RENO — Harvey Whittemore chose to “break the law” rather than break a promise to raise campaign money for Senate Majority Leader Harry Reid, considered the most powerful member of Congress, a federal prosecutor told a jury Wednesday.
In his opening statement in Whittemore’s trial, First Assistant U.S. Attorney Steven Myhre described how Whittemore, once an influential legislative lobbyist, promised to raise $150,000 for the Nevada Democrat’s re-election when the two men met for lunch at the Four Seasons hotel in Las Vegas on Feb. 19, 2007.
But four days before the March 31, 2007, campaign contribution deadline, Whittemore had done little to raise the $150,000. So he devised a scheme to unlawfully use roughly 29 family members and employees as conduits to funnel more than $130,000 of the money to the Reid campaign, Myhre said.
Whittemore wrote personal checks of either $5,000 or $10,000 to his surrogates, who turned around and made either the maximum $4,600 single donation to “Friends of Harry Reid” or the $9,200 maximum contribution for a couple, Myhre said.
Whittemore, his wife and his sister also contributed to the Reid campaign, bringing the total amount to more than $147,000, Myhre said.
“He could choose to break his promise to Reid, or he could choose to break the law,” Myhre told the jury. “And he chose to break the law.”
Whittemore put his children and grandchildren “in harm’s way” as he “cheated and deceived the public,” Myhre added.
Reid was so pleased that he wrote Whittemore a personal note on March 30, 2007, thanking him for the contributions, the prosecutor said.
“Dear Harvey, you are a man of your word,” Myhre quoted the note. “You also are my friend for today and for all tomorrows.”
Prosecutors contend Whittemore duped Reid’s campaign committee into believing the contributions came from his family members and friends.
At the time, Whittemore was orchestrating the development of Coyote Springs, a master-planned community in Southern Nevada, and needed help to overcome several governmental hurdles.
The development was part of a $1 billion company, Wingfield Nevada Group, that Whittemore was running with two wealthy California partners, Thomas and Albert Seeno. Whittemore eventually left the company.
In his opening statement, lead defense lawyer Dominic Gentile displayed a large photo of Whittemore and his family and told the jury that to convict Whittemore, it would have to believe that he would “knowingly and willfully use his family to commit a crime.”
“That’s not Harvey Whittemore. That would never happen,” Gentile said.
As a lobbyist, political fundraiser and lawyer for more than 30 years, Whittemore was well-versed on campaign contribution laws and never believed he was breaking any of them, Gentile said.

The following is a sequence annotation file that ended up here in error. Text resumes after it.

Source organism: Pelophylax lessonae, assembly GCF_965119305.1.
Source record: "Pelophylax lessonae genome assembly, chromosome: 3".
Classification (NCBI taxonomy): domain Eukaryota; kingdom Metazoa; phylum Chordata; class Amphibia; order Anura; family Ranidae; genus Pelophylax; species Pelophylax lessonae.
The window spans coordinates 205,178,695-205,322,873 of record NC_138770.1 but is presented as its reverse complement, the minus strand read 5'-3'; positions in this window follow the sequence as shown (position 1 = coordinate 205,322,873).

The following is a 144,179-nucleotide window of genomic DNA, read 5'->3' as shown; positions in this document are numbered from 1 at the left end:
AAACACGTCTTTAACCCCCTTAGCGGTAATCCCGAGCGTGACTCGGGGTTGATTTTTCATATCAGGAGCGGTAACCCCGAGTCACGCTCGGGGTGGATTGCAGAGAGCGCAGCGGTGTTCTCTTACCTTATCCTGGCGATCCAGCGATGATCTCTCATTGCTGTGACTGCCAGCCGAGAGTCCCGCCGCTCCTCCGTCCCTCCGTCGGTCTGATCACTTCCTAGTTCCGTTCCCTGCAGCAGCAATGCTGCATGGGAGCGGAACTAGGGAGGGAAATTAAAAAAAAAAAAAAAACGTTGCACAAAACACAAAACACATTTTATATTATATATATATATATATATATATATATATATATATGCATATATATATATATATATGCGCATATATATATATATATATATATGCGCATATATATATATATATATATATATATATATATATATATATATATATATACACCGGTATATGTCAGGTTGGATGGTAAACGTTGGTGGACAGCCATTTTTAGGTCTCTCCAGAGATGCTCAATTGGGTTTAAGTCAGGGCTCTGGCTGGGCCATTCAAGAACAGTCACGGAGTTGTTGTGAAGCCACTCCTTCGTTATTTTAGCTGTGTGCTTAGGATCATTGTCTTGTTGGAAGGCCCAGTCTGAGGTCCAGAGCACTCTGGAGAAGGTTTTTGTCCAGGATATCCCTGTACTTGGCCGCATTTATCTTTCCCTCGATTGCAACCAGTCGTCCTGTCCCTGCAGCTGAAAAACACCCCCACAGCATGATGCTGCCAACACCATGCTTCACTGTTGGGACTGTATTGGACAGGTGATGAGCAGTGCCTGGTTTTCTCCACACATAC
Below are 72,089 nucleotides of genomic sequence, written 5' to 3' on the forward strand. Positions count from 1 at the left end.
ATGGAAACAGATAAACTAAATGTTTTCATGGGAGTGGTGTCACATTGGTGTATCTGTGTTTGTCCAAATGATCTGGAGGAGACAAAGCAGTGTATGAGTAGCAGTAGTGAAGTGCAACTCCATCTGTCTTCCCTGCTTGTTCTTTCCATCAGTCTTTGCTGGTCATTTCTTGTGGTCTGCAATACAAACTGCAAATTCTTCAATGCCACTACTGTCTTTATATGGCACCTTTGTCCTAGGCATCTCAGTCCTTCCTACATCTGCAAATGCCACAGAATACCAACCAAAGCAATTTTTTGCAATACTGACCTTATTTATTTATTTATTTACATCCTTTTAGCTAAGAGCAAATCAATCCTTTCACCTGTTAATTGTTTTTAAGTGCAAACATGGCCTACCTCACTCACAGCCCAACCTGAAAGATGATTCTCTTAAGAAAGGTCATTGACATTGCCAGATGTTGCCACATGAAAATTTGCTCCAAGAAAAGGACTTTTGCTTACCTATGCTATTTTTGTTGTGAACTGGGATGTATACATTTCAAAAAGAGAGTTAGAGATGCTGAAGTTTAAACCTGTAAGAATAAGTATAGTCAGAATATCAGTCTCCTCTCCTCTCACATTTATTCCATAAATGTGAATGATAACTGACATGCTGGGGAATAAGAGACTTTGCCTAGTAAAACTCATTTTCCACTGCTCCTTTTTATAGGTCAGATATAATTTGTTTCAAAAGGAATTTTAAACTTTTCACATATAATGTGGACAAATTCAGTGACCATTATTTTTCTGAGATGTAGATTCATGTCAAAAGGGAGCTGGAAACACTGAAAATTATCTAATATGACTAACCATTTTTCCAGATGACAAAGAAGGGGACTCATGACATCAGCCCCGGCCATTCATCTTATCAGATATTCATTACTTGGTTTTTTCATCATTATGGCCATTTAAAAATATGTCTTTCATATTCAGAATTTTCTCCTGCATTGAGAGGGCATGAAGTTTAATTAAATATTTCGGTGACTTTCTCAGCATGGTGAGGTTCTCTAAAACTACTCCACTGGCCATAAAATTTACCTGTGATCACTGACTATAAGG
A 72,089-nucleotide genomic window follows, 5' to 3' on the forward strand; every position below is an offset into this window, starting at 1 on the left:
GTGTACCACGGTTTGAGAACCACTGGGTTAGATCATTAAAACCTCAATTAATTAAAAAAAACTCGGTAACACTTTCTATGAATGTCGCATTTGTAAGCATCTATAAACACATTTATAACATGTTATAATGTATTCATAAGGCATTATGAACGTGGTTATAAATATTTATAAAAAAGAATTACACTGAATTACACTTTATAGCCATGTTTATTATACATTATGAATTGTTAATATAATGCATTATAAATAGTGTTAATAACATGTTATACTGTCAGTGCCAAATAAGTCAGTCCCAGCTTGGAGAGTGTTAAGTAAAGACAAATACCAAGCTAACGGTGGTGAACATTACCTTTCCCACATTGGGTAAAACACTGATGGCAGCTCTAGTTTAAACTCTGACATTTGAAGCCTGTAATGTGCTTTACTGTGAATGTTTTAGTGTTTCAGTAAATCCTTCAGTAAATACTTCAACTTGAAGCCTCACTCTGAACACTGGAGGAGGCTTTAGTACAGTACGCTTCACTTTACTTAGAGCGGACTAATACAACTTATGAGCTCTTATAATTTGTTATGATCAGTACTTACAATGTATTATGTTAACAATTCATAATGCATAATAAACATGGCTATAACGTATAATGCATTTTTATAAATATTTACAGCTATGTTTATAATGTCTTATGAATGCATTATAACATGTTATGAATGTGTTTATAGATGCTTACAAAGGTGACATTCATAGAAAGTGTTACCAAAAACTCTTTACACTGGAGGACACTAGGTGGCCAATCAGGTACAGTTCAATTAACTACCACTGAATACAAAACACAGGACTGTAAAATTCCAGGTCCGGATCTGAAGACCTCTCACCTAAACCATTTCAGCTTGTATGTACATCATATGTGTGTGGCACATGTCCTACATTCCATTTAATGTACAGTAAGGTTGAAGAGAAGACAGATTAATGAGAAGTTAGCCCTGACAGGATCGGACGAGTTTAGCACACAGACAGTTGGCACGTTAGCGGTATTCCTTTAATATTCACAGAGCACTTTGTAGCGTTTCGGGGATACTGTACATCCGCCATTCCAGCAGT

The checks he gave to his family members and employees were gifts with no strings attached, Gentile said.
Though Whittemore might have suggested they contribute to Reid, they were free to do whatever they wanted with the money, Gentile explained.
None of the people prosecutors intend to call to testify about the checks they received believe Whittemore was committing wrongdoing, and all clearly understood that the checks were “unconditional” gifts, Gentile said.
As their first witness, prosecutors called Whittemore’s former personal assistant, Roxanne Doyle, to the stand.
Doyle testified that Whittemore had asked her to contribute to Reid’s campaign and that after he gave her a $10,000 bonus on March 27, 2007, she and her husband donated $9,200 to the campaign in two separate checks.
She said she kept the remaining $800 as “my part” of the bonus.
Doyle also testified about a string of other $5,000 and $10,000 checks Whittemore made out to his family members and employees at the time. And she talked about a memo she sent to a top Reid campaign aide in Washington on March 28, 2007, with a spreadsheet identifying the money coming from the surrogate donors.
Doyle, who now works for Nevada Supreme Court Justice Ron Parraguirre, described Whittemore as a workaholic and said he often got phone calls from top politicians. She said she recalled fielding calls from the likes of Sen. Dean Heller, R-Nev., Secretary of State Ross Miller, Rep. Dina Titus, D-Nev., and former Rep. Shelley Berkley, D-Nev.
Defense lawyers will continue cross-examining Doyle on Thursday.
Whittemore, 59, faces four felony charges, including making excessive campaign contributions, making contributions in the name of another and lying to the FBI and the Federal Election Commission.
Reid is not expected to testify at the trial, which is taking place in the courtroom of Senior U.S. District Judge Larry Hicks.
Contact reporter Jeff German at
firstname.lastname@example.org or 702-380-8135.